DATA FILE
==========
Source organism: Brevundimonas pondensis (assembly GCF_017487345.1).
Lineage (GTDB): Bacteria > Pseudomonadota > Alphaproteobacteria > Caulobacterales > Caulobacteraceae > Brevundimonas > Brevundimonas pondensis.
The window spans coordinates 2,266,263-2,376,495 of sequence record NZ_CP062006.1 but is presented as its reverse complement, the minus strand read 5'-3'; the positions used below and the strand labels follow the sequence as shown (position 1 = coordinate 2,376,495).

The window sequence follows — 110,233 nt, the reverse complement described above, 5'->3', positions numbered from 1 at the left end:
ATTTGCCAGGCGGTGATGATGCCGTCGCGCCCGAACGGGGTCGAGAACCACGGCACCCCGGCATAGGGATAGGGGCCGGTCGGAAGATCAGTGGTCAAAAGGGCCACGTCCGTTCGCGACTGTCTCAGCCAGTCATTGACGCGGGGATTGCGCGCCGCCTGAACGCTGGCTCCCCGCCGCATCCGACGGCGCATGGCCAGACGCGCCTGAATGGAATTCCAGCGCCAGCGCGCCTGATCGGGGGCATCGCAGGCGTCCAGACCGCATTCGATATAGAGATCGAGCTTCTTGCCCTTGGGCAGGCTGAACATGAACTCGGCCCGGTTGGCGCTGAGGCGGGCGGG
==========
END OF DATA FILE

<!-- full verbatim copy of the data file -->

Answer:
Source organism: Brevundimonas pondensis (assembly GCF_017487345.1).
Lineage (GTDB): Bacteria > Pseudomonadota > Alphaproteobacteria > Caulobacterales > Caulobacteraceae > Brevundimonas > Brevundimonas pondensis.
The window spans coordinates 2,266,263-2,376,495 of sequence record NZ_CP062006.1 but is presented as its reverse complement, the minus strand read 5'-3'; the positions used below and the strand labels follow the sequence as shown (position 1 = coordinate 2,376,495).

The window sequence follows — 110,233 nt, the reverse complement described above, 5'->3', positions numbered from 1 at the left end:
ATTTGCCAGGCGGTGATGATGCCGTCGCGCCCGAACGGGGTCGAGAACCACGGCACCCCGGCATAGGGATAGGGGCCGGTCGGAAGATCAGTGGTCAAAAGGGCCACGTCCGTTCGCGACTGTCTCAGCCAGTCATTGACGCGGGGATTGCGCGCCGCCTGAACGCTGGCTCCCCGCCGCATCCGACGGCGCATGGCCAGACGCGCCTGAATGGAATTCCAGCGCCAGCGCGCCTGATCGGGGGCATCGCAGGCGTCCAGACCGCATTCGATATAGAGATCGAGCTTCTTGCCCTTGGGCAGGCTGAACATGAACTCGGCCCGGTTGGCGCTGAGGCGGGCGGG